Silliness distracts from great moments of 'Music Man'


There's something missing at the core of Utah Shakespeare Festival's "The Music Man," and yet the production frequently gets out of its own way -- like a flawed vessel managing to snugly come into port.

Brian Vaughn is the nimble, romantic, charismatic, double-dealing "Professor" Harold Hill. You can see why the people of small-town 1912 Iowa would fall for his scheme in forming a children's band, even though the shyster knows nothing about music. Vaughn makes Hill comic-strip hilarious. Yet, when Hill softens -- when kindness makes him repent his duplicity -- we feel a genuine transformation.

Director Jeremy Mann infuses the script with a quick, quirky pace. Loud moments segue effortlessly into quietly breathtaking images. Amid the hoopla during the famed "76 Trombones" song, you're struck by the sight of a young boy (Bailey Duncan) looking in awe at Hill. You're taken in by a brief, scene-stealing solo dance by the "teenage delinquent" (played by the commanding Rhett Guter, whose precise authority as a hoofer is matched by his imaginative choreography). During a busy dance routine in the library, you're surprised by a book cart that momentarily metamorphoses into a gondola.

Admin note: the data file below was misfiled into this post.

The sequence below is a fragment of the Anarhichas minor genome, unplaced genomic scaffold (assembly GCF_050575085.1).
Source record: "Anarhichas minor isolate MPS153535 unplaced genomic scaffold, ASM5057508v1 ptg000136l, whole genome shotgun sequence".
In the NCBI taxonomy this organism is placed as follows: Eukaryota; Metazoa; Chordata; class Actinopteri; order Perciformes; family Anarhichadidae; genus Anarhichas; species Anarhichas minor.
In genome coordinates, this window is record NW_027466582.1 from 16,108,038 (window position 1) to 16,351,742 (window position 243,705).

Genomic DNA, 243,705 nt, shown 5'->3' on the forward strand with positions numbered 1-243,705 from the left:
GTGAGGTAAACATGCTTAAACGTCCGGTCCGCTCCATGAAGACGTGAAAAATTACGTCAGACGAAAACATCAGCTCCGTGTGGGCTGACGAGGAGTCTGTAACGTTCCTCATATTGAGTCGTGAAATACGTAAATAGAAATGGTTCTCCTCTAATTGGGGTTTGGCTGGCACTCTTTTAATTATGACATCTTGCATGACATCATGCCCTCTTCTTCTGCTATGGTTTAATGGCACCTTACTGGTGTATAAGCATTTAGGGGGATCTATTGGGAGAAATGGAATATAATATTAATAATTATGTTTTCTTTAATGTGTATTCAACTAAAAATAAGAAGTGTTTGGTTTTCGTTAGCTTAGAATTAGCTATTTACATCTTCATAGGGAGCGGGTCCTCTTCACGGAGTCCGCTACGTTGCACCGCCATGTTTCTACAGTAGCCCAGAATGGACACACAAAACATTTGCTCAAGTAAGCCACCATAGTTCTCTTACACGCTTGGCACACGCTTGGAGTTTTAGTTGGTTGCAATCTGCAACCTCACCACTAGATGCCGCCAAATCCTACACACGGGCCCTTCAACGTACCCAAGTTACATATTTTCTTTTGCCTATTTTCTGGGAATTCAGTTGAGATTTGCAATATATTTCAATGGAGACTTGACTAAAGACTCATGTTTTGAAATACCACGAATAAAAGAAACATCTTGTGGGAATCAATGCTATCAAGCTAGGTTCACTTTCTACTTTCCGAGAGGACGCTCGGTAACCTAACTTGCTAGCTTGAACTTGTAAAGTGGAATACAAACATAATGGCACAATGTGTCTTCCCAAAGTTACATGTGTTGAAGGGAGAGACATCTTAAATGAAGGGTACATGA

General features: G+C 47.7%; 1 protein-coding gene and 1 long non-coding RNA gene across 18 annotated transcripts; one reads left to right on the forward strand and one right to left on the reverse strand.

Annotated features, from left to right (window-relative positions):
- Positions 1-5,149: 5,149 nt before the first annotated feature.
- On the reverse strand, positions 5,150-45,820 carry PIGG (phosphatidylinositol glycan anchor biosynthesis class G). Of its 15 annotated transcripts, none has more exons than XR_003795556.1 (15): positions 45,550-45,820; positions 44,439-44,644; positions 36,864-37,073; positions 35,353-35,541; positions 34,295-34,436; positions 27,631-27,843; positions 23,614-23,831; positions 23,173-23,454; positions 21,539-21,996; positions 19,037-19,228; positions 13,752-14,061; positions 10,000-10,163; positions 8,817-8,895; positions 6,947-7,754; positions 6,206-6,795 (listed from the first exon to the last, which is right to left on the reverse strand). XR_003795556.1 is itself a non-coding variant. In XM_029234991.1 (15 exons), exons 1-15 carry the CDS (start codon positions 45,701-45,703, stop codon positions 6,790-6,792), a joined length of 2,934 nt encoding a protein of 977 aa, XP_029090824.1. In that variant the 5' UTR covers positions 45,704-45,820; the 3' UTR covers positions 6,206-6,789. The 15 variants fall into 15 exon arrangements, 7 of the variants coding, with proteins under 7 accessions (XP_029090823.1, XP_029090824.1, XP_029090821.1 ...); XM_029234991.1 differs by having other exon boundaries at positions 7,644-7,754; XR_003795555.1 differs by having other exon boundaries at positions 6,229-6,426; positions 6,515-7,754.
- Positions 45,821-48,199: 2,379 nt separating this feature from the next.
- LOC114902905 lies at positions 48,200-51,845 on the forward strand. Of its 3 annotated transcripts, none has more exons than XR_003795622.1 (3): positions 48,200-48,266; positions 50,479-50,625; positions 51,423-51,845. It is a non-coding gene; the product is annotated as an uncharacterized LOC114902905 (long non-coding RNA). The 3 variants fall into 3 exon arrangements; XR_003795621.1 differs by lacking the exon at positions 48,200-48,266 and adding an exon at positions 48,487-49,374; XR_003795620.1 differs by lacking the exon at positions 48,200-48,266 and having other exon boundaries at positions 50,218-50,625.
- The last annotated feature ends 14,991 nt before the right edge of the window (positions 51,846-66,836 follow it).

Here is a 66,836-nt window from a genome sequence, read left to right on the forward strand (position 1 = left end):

With some exceptions, though, Mann has not created believable characters. For example, there's a group of gossiping women schlepping around town who get to sing a great comic number. But there's little that's funny about gossiping women when they are directed to behave like actresses trying to mug their way into laughs. Four men get seduced into forming a barbershop quartet and they keep intruding, amusingly, on the action. But here, Mann pushes the joke too far and the men become peculiarly goofy. The chorus is filled with frozen-smiled mannequins. You don't feel there are people behind all those teeth.

Max Robinson, though, brings verve and humorous hubris to his small role as the befuddled mayor.

Mann's mounting is good enough to remind us why Meredith Willson was so great. But I kept wishing I were watching an early rehearsal. I wanted to repeatedly shout, "No, Mann, don't go there. Silly faces is not what this show is all about."

 

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